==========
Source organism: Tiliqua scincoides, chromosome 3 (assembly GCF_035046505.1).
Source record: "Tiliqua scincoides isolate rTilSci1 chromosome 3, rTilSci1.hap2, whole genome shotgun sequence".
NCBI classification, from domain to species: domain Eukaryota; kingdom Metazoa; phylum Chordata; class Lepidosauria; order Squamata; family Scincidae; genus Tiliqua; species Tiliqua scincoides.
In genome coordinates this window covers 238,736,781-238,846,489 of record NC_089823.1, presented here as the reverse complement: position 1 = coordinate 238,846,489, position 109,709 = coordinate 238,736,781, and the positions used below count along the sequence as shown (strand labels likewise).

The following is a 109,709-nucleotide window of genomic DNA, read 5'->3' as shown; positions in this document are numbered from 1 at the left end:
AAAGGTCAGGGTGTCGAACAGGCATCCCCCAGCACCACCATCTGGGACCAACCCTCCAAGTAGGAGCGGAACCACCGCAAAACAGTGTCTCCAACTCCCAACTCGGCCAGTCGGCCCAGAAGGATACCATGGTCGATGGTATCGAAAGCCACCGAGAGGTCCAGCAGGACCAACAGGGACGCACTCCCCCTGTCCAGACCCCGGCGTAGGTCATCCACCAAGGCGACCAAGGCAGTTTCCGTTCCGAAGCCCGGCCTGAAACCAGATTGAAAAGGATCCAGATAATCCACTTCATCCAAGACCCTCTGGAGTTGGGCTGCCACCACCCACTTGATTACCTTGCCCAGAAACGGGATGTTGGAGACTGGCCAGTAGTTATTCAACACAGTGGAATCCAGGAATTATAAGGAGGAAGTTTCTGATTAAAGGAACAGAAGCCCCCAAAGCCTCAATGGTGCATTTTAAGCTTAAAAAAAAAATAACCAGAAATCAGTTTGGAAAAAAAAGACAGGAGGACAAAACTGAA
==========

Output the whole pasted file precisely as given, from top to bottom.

Source organism: Tiliqua scincoides, chromosome 3 (assembly GCF_035046505.1).
Source record: "Tiliqua scincoides isolate rTilSci1 chromosome 3, rTilSci1.hap2, whole genome shotgun sequence".
NCBI classification, from domain to species: domain Eukaryota; kingdom Metazoa; phylum Chordata; class Lepidosauria; order Squamata; family Scincidae; genus Tiliqua; species Tiliqua scincoides.
In genome coordinates this window covers 238,736,781-238,846,489 of record NC_089823.1, presented here as the reverse complement: position 1 = coordinate 238,846,489, position 109,709 = coordinate 238,736,781, and the positions used below count along the sequence as shown (strand labels likewise).

The following is a 109,709-nucleotide window of genomic DNA, read 5'->3' as shown; positions in this document are numbered from 1 at the left end:
AAAGGTCAGGGTGTCGAACAGGCATCCCCCAGCACCACCATCTGGGACCAACCCTCCAAGTAGGAGCGGAACCACCGCAAAACAGTGTCTCCAACTCCCAACTCGGCCAGTCGGCCCAGAAGGATACCATGGTCGATGGTATCGAAAGCCACCGAGAGGTCCAGCAGGACCAACAGGGACGCACTCCCCCTGTCCAGACCCCGGCGTAGGTCATCCACCAAGGCGACCAAGGCAGTTTCCGTTCCGAAGCCCGGCCTGAAACCAGATTGAAAAGGATCCAGATAATCCACTTCATCCAAGACCCTCTGGAGTTGGGCTGCCACCACCCACTTGATTACCTTGCCCAGAAACGGGATGTTGGAGACTGGCCAGTAGTTATTCAACACAGTGGAATCCAGGAATTATAAGGAGGAAGTTTCTGATTAAAGGAACAGAAGCCCCCAAAGCCTCAATGGTGCATTTTAAGCTTAAAAAAAAAATAACCAGAAATCAGTTTGGAAAAAAAAGACAGGAGGACAAAACTGAA